Shanghai Cup Launches Into Foiling Era
An historic milestone was reached at 1400 local time on Saturday October 28th, when the Huangpo River was shut down to commercial traffic for the first time in over 100 years for the resurrection of the Shanghai Cup. The Shanghai Yacht Club has resurrected this sailing competition last competed for on home waters in 1876 by inviting the foiling Nacra 17 into the heart of this great city to put on a showcase for sailing.
12 of the best teams from around the planet assembled to compete in the Bund area of the river, at the intersection of the financial and historic districts in front of thousands of curious future sailing fans.
Racing itself was a challenge, as an offshore typhoon tragged a brisk wind perpendicular to the river, making for unstable conditions as the winds swirled through hundreds of skyscrapers to provide power to the sailors.
Three races were held and while the fleet got foiling for a few fast bursts, racing was dominated by periods of picking through puffs and especially lulls, where the fleet would stop and restart throughout the races.
The first race concluded in the best conditions, with a lap long battle between two of the favorites. The Danish team of Lin Cenholt and CP Lubeck were in the lead but the Italian team of Rugerro Tita and Caterina Banti used every puff to put them under pressure up the beat and then split with them on the downwind. In a fascinating duel the two teams kept splitting and returning to center on the downwind before finally the Danes held the last puff through the line. To add insult to injury, 2016 Bronze medalist from Austria, Tom Zajac with his new crew Barbara Matz also squeeked through to relegate the Italians to third.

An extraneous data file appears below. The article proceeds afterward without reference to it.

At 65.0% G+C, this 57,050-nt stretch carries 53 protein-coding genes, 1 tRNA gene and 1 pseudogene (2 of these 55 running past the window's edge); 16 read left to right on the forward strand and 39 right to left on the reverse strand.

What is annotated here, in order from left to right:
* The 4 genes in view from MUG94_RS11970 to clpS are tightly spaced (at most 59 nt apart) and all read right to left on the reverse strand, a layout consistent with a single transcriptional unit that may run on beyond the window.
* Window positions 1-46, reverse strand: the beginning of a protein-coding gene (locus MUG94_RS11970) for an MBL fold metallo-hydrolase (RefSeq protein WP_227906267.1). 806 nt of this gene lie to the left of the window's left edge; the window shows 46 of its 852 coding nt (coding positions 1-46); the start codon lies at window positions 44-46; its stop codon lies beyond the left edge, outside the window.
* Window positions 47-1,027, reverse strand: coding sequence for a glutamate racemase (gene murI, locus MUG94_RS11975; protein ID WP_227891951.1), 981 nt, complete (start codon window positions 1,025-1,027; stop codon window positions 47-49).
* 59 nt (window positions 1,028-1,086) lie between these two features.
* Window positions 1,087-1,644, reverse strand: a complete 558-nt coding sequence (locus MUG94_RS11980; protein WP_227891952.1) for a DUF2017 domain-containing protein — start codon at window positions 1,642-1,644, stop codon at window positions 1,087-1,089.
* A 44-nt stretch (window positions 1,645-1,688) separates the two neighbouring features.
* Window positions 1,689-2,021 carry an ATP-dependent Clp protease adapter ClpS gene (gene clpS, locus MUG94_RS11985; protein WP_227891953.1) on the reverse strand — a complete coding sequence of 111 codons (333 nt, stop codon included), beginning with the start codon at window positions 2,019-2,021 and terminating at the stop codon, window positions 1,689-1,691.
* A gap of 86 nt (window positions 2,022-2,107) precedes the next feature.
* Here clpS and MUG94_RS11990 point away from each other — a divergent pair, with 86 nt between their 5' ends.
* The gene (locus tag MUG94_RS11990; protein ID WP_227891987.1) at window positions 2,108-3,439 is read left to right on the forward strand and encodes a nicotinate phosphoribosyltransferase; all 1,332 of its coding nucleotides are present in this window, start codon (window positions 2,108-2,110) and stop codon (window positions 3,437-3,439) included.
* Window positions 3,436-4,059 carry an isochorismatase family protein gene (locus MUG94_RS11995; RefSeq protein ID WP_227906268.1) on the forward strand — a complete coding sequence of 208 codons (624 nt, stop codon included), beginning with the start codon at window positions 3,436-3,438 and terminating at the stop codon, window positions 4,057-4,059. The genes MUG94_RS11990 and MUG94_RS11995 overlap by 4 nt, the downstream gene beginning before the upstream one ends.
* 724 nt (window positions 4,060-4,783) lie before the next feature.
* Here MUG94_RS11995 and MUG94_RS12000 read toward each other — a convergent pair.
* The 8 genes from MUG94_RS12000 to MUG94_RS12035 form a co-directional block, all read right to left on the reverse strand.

In the second race, Annette Vibourg and Matias Borreskov, also of Denmark, took the race after a dual with America’s Riley Gibbs and Luissa Chaffee. At the final windward mark, the breeze actually started coming in from behind and we saw Luissa, a college sailor employ some of those skills by going wing on wing to get inside overlap at the mark. In the end however, it was the gusts on the downwind that allowed the Danes to win the race, with the American’s in second.
The final race of the day saw the Brazilians get away with a great start, their third of the day. They just got passed right at the first windward mark by the Italians, who aggressively gybeset to stay in their lead making puff and escaped from the rest of the fleet. The Italians lead comfortably the rest of the way, focusing on sailing low angles on the downwind to stay in the puffs as long as possible, and were never challenged. Vibourg and Borreskov also managed to pass the Brazilians to claim second place, and the overnight lead, while the Brazilians fell to third.